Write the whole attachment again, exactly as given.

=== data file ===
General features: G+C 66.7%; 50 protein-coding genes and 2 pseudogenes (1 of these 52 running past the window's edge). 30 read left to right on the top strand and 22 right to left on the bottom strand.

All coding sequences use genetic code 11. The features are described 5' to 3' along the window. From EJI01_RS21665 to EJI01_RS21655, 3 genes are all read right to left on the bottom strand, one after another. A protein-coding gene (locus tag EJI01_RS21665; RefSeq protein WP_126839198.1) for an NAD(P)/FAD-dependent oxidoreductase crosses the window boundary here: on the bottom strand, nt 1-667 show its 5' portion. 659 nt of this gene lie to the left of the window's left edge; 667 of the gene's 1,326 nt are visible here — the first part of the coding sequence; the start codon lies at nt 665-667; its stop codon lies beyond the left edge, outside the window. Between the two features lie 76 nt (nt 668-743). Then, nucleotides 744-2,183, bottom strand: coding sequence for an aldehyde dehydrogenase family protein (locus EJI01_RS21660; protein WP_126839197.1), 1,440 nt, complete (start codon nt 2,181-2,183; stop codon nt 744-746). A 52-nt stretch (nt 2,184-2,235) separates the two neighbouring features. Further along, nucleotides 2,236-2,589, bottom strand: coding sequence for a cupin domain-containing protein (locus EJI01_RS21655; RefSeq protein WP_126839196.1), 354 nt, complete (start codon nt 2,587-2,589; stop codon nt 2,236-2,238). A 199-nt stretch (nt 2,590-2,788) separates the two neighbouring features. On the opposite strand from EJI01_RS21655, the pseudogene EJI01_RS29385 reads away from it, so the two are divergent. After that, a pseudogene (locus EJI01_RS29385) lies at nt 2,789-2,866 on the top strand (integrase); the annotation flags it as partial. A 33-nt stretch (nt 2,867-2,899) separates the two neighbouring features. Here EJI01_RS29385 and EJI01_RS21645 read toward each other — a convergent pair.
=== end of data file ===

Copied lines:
General features: G+C 66.7%; 50 protein-coding genes and 2 pseudogenes (1 of these 52 running past the window's edge). 30 read left to right on the top strand and 22 right to left on the bottom strand.

All coding sequences use genetic code 11. The features are described 5' to 3' along the window. From EJI01_RS21665 to EJI01_RS21655, 3 genes are all read right to left on the bottom strand, one after another. A protein-coding gene (locus tag EJI01_RS21665; RefSeq protein WP_126839198.1) for an NAD(P)/FAD-dependent oxidoreductase crosses the window boundary here: on the bottom strand, nt 1-667 show its 5' portion. 659 nt of this gene lie to the left of the window's left edge; 667 of the gene's 1,326 nt are visible here — the first part of the coding sequence; the start codon lies at nt 665-667; its stop codon lies beyond the left edge, outside the window. Between the two features lie 76 nt (nt 668-743). Then, nucleotides 744-2,183, bottom strand: coding sequence for an aldehyde dehydrogenase family protein (locus EJI01_RS21660; protein WP_126839197.1), 1,440 nt, complete (start codon nt 2,181-2,183; stop codon nt 744-746). A 52-nt stretch (nt 2,184-2,235) separates the two neighbouring features. Further along, nucleotides 2,236-2,589, bottom strand: coding sequence for a cupin domain-containing protein (locus EJI01_RS21655; RefSeq protein WP_126839196.1), 354 nt, complete (start codon nt 2,587-2,589; stop codon nt 2,236-2,238). A 199-nt stretch (nt 2,590-2,788) separates the two neighbouring features. On the opposite strand from EJI01_RS21655, the pseudogene EJI01_RS29385 reads away from it, so the two are divergent. After that, a pseudogene (locus EJI01_RS29385) lies at nt 2,789-2,866 on the top strand (integrase); the annotation flags it as partial. A 33-nt stretch (nt 2,867-2,899) separates the two neighbouring features. Here EJI01_RS29385 and EJI01_RS21645 read toward each other — a convergent pair.